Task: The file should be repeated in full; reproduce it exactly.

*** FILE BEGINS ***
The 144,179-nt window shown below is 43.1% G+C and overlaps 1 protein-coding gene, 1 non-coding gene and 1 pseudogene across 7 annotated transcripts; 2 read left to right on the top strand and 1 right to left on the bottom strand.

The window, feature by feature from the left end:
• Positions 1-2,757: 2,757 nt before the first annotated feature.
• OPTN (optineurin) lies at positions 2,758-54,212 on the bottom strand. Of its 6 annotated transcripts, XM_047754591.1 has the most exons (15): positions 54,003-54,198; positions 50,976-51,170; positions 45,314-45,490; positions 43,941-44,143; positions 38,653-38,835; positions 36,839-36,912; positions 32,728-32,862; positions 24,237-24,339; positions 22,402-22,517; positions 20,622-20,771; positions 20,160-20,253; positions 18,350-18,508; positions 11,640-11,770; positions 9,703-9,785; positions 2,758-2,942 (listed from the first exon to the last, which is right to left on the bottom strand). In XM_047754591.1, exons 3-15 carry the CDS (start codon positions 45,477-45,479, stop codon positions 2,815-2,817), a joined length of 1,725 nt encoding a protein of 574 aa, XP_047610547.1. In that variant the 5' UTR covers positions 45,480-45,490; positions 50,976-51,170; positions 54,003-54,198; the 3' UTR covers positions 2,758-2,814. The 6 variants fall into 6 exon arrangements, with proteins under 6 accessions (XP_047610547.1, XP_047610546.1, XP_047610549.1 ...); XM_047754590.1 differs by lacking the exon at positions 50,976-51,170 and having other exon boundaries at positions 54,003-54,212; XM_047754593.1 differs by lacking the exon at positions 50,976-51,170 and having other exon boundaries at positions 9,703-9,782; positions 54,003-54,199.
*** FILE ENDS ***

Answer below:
The 144,179-nt window shown below is 43.1% G+C and overlaps 1 protein-coding gene, 1 non-coding gene and 1 pseudogene across 7 annotated transcripts; 2 read left to right on the top strand and 1 right to left on the bottom strand.

The window, feature by feature from the left end:
• Positions 1-2,757: 2,757 nt before the first annotated feature.
• OPTN (optineurin) lies at positions 2,758-54,212 on the bottom strand. Of its 6 annotated transcripts, XM_047754591.1 has the most exons (15): positions 54,003-54,198; positions 50,976-51,170; positions 45,314-45,490; positions 43,941-44,143; positions 38,653-38,835; positions 36,839-36,912; positions 32,728-32,862; positions 24,237-24,339; positions 22,402-22,517; positions 20,622-20,771; positions 20,160-20,253; positions 18,350-18,508; positions 11,640-11,770; positions 9,703-9,785; positions 2,758-2,942 (listed from the first exon to the last, which is right to left on the bottom strand). In XM_047754591.1, exons 3-15 carry the CDS (start codon positions 45,477-45,479, stop codon positions 2,815-2,817), a joined length of 1,725 nt encoding a protein of 574 aa, XP_047610547.1. In that variant the 5' UTR covers positions 45,480-45,490; positions 50,976-51,170; positions 54,003-54,198; the 3' UTR covers positions 2,758-2,814. The 6 variants fall into 6 exon arrangements, with proteins under 6 accessions (XP_047610547.1, XP_047610546.1, XP_047610549.1 ...); XM_047754590.1 differs by lacking the exon at positions 50,976-51,170 and having other exon boundaries at positions 54,003-54,212; XM_047754593.1 differs by lacking the exon at positions 50,976-51,170 and having other exon boundaries at positions 9,703-9,782; positions 54,003-54,199.